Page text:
The Bible encourages the Christian to grow. “Like newborn babies, crave pure spiritual milk, so that by it you may grow up in your salvation” 1 Peter 2:2).
The Apostle Paul speaks in derision concerning the Corinthians who have not grown: “Brothers, I could not address you as spiritual but as worldly--mere infants in Christ. I gave you milk, not solid food, for you were not yet ready for it. Indeed, you are still not ready” (1 Cor. 3:1-2). The jealousy and quarreling in the Corinthian church revealed their lack of spiritual maturity.
Hopefully, we who have been Christians for a while have progressed past infancy, but it is helpful to know that we will not reach perfection in this life. Try as hard as we may, even with the Holy Spirit to help us, we will fall short of the mark. Those who think they have reached perfection need to read another couple of verses in 1 John--verses 8 and 10 of chapter 1: “If we claim to be without sin, we deceive ourselves and the truth is not in us . . . If we claim we have not sinned, we make Him out to be a liar and His word has no place in our lives.”
The encouragement found in the original verse of our study is not that we give in to Satan and give less diligence to pressing on to the mark. As Joyce Meyer says, “God did not give us His grace that we live sloppy lives.” We need not, however, be overly discouraged when we fail in our attempt to be all that we should be. Because of Christ’s sacrifice for us, we can repent of our sins, obtain forgiveness, and resume our relationship with our Savior. There is great value in recognizing our limitations. It brings us to depend utterly upon God, and that dependence can produce in our lives one of the most admirable Christian qualities of character--humility. The admission of our inadequacy gives God a chance to do with us what we cannot do by ourselves.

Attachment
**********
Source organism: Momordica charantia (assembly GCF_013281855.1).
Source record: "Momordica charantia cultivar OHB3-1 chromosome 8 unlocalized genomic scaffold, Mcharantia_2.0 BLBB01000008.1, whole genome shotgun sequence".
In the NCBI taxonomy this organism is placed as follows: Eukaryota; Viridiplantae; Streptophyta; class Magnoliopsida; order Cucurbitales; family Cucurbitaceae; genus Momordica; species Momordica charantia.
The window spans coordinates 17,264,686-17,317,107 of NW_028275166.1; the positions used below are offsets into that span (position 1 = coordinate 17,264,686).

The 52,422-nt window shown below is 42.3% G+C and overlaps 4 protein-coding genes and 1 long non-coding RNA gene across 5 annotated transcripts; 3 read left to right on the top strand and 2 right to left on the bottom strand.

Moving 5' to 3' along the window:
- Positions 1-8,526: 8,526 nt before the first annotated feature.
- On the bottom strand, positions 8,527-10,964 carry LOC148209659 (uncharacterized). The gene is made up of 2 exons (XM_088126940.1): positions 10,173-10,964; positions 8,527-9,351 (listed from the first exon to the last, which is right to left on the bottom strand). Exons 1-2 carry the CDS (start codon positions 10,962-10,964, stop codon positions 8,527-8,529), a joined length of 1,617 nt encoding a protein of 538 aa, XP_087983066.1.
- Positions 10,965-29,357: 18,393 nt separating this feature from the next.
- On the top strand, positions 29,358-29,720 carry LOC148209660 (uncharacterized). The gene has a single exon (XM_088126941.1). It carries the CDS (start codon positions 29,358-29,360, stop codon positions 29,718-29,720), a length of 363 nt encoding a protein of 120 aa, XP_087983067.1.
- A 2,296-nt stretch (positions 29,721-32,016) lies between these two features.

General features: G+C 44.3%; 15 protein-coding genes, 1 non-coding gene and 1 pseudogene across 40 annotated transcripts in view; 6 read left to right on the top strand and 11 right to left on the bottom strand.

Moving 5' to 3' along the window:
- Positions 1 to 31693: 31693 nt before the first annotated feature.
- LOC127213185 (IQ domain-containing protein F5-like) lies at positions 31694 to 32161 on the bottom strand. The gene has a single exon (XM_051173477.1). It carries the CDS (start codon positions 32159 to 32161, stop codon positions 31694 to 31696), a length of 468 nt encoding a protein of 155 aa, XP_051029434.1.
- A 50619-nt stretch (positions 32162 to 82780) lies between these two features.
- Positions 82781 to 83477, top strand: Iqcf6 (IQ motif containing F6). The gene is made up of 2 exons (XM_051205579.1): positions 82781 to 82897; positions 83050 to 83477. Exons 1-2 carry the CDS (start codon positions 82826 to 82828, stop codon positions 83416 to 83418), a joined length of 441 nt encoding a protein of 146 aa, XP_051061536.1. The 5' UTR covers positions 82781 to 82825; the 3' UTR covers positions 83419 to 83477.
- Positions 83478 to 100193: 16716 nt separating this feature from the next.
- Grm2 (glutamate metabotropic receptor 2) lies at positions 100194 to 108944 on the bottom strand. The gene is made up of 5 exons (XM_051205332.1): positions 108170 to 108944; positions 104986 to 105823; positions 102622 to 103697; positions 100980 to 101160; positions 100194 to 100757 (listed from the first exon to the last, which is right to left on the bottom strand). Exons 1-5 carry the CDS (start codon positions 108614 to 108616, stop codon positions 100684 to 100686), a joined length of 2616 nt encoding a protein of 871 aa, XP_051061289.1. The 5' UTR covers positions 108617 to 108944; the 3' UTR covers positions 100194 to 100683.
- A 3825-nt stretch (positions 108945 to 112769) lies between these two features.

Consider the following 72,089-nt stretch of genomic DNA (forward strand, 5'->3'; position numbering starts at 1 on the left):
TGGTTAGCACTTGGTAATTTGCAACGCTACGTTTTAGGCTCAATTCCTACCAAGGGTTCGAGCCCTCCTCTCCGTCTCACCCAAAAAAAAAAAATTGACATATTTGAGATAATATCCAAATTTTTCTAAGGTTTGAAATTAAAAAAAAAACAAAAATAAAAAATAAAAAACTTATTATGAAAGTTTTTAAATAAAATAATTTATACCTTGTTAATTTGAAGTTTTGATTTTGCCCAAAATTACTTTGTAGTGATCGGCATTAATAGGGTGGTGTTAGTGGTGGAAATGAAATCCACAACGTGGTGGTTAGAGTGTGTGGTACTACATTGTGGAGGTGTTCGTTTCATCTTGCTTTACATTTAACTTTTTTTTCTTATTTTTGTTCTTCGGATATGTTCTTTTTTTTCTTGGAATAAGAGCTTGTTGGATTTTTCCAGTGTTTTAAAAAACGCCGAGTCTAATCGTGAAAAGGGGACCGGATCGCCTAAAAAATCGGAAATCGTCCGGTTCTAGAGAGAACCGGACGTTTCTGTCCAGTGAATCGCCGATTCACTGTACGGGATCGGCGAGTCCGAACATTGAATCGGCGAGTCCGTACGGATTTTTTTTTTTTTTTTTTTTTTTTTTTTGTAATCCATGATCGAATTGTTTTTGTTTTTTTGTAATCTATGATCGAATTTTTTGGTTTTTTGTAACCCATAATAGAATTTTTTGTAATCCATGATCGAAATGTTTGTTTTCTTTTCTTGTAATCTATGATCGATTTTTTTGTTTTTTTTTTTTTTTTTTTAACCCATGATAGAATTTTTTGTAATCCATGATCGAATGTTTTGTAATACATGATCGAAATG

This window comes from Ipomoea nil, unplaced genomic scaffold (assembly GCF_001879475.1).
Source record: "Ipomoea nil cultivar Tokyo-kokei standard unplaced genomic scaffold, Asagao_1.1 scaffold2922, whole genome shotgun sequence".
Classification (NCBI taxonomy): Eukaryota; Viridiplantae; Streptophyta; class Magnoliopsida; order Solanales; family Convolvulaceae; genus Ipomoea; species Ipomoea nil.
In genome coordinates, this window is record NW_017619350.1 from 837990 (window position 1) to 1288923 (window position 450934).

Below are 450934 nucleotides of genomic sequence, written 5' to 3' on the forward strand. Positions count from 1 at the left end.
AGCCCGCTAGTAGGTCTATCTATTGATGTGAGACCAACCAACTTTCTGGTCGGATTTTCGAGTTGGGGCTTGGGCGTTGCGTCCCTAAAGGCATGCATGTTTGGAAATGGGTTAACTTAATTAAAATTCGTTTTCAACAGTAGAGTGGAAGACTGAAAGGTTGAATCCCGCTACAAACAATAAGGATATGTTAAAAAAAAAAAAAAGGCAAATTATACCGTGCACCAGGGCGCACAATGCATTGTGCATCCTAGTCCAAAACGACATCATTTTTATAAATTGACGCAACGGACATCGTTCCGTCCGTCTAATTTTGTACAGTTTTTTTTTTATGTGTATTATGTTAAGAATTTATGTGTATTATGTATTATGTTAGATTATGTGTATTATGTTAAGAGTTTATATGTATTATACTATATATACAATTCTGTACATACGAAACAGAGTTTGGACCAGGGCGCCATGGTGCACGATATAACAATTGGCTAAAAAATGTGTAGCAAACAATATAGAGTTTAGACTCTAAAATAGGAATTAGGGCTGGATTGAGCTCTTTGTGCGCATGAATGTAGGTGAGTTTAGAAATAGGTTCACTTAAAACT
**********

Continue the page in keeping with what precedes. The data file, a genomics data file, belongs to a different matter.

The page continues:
We need to know that “what we will be has not yet been made known.” Our friends need to know it, too.
Hypocrisy--deliberately attempting to appear committed to Christ when we are not--has no place in the life of the Christian. Imperfection, no matter how hard we try, will always characterize the earthly Christian. The motivation for hypocrisy is pride. Like God, we resist the proud. The imperfect Christian will admit his or her imperfection, and humbly seek the grace to overcome. God gives grace to the humble, and so should we.
The first time I attended a Bill Gothard seminar, I was given a badge with the letters BPWMGINFWMY on it. The purpose of the badge was to remind me and those around me: “Be patient with me. God is not finished with me, yet!” That reminder should make a great deal of difference in how we think about and act toward each other.
“Brothers, I do not consider myself yet to have taken hold of it. But one thing I do: . . . I press on.” (Phil. 3:13-14)